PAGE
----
Why it’s important for freelancers to take breaks

Posted on: April 22nd, 2014

I hope you had a fun Easter filled with chocolate and sunshine. Did you decide to work over the weekend or did you take time off?

I usually spend time working ON my business over the four-day Easter break. However, this year I had a long weekend off. (Well, apart from giving some initial thought to a presentation I am giving later this week.)

I spent most days over the holiday weekend walking. I strolled around Kew Gardens, I followed the Thames path at Richmond and I explored the newly-opened Queen Elizabeth Olympic Park in Stratford. (Sunday was wet, so not ideal conditions for enjoying a walk.) Today, I am back at my desk and it feels ages since last Thursday afternoon. The difference is, I also feel more refreshed.

As freelancers, it’s important for us to take time off – even if it only for a few days. It is far too easy to get sucked into working all the time. We say ‘yes’ to projects even if we know we are busy and the result is we have to spend our weekends working. But we end up not recharging our batteries.

7 steps to take you from ARGH!! to AHHH!!

Posted on: March 19th, 2014

Three reasons why your technical knowledge isn’t enough AND how to earn more money, be more likable and be happier too.

85% of your financial success is down to your EQ, MQ & BQ, only 15% can be attributed to IQ.

As a freelancer, you are the biggest influencer in your business and you are what people are buying into. Your biggest asset in business, and in life is YOU; so investing in YOU is the best place to get the greatest ROI.

Your success or failure is down to your ability to relate to others.

Research carried out by the Carnegie Institute of Technology shows that 85% of your financial success is down to skills in “human engineering,” your personality and ability to communicate, negotiate, and lead. Shockingly, only 15% is due to technical knowledge.


As a freelancer, what’s your biggest challenge?

Posted on: March 10th, 2014

In the 23 years since I started freelancing (I know, I know, that’s a really long time…), I’ve faced many challenges along the way. In no particular order, they have included:

  • Clients are REALLY slow to pay, seriously impacting my cashflow.
  • Clients reschedule projects that clash with others already in my diary.
  • The cycle of feast and famine (linked to above). One month I may have very little work on and the next I don’t know how to cope with all the projects that are being thrown at me.
  • Clients don’t keep to their side of the schedule but the end deadline can’t move.
  • Clients decide to bring the project in-house in order to ‘save money’.
  • Clients go bust, owing me money.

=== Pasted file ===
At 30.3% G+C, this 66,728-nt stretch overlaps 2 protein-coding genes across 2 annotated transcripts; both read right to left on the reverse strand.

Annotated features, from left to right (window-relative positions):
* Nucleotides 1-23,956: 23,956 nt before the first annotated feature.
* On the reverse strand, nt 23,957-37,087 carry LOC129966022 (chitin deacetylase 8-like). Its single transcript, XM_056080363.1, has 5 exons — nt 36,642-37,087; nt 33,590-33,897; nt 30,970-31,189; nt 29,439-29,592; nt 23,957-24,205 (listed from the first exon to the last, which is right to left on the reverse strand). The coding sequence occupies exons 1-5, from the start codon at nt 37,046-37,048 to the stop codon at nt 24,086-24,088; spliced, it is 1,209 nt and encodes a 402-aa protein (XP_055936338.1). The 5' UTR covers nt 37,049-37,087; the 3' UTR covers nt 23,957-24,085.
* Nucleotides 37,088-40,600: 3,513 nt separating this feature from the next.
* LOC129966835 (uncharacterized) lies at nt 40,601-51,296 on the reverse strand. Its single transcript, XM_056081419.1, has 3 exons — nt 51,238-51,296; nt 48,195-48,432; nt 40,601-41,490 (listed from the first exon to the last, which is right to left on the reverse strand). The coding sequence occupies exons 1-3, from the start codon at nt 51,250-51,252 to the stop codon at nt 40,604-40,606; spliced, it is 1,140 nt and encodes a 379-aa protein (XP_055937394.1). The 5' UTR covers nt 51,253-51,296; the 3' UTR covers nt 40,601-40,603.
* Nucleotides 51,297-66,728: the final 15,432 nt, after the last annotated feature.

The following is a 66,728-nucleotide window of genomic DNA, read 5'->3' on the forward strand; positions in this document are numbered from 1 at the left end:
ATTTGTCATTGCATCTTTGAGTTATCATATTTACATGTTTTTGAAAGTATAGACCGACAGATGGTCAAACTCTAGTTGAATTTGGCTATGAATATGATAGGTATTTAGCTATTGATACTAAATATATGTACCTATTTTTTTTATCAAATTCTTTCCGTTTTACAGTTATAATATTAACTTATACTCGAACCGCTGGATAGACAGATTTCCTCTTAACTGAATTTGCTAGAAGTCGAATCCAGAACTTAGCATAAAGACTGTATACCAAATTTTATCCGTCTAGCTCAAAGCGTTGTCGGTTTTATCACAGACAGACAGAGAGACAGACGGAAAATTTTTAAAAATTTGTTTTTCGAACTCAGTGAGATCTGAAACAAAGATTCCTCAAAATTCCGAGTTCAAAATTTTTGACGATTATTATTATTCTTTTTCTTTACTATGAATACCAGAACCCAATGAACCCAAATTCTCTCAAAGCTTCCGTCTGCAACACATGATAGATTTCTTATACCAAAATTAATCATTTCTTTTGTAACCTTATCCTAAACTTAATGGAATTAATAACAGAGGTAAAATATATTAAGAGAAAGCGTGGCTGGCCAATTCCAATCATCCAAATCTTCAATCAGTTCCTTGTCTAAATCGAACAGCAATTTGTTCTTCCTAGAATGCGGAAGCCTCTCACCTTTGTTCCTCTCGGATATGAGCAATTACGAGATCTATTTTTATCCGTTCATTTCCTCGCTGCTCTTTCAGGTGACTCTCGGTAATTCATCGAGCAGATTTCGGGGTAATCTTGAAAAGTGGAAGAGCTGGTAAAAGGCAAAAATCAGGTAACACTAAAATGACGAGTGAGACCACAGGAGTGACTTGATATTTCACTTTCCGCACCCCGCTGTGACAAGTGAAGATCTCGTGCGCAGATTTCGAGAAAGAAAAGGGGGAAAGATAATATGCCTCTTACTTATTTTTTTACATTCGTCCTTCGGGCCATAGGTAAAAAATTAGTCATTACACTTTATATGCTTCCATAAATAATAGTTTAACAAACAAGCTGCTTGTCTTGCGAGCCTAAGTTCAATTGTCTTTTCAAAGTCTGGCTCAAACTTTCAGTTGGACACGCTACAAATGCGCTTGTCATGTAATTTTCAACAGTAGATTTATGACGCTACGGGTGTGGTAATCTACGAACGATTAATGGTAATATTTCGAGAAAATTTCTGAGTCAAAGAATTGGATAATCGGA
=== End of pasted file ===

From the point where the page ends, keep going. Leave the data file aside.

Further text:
• I turn work down because I am fully booked, only to find that a project from another client is then put on the back burner or cancelled completely. (Seriously annoying, that one!)
  • A senior person on the client side decides to get involved when the project is well underway and completely moves the goalposts.
  • Technology fails on the day when there is an urgent deadline (never happens on a Saturday morning).

How do I stay healthy and fit?

Posted on: December 29th, 2013

Welcome to guest blogger, Olga Arakelyan.

Hi Carole! Thank you so much for your kind invitation to write a guest post for your blog. But first, I’d like to share the story behind this article. In November, I published the post called “Being a healthy freelancer: your eyesight matters” where I shared some tips for those who, like me, suffer from overstrained and tired eyes. This post caused an active discussion both in my blog and in social networks and many more useful tips were shared by my colleagues.

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Comfy shoes and how to find your everyday signature font…

Posted on: November 4th, 2013

Welcome to guest writer, Nicola Fisher.

As a freelancer, quite often budgets don’t allow you to use a designer for your website or business cards but, as we all know, first impressions count. Understanding fonts can help to give you a clean, clear style and help present you in a professional manner. Hopefully my blog post will help you feel a little more confident with your font choices.

Now this might sound crazy, but words are for more than just reading. The shape and appearance of a word can say as much as the word itself. The fonts used in a project should be easy to follow, attract your attention, and reaffirm the meaning and voice of the piece. 

The pros and cons of being a freelancer

Posted on: September 14th, 2013

I was sent this infographic the other day on the pros and cons of being a freelancer and thought it would be great to share. It focuses on the US market but I imagine the findings would be similar in other countries.

If the text is a bit small, click on the infogaphic to see it in full size.

The Pros and Cons of Being a Freelancer
Image source: www.graphicdesigndegreehub.com

Title image courtesy of pakorn / FreeDigitalPhotos.net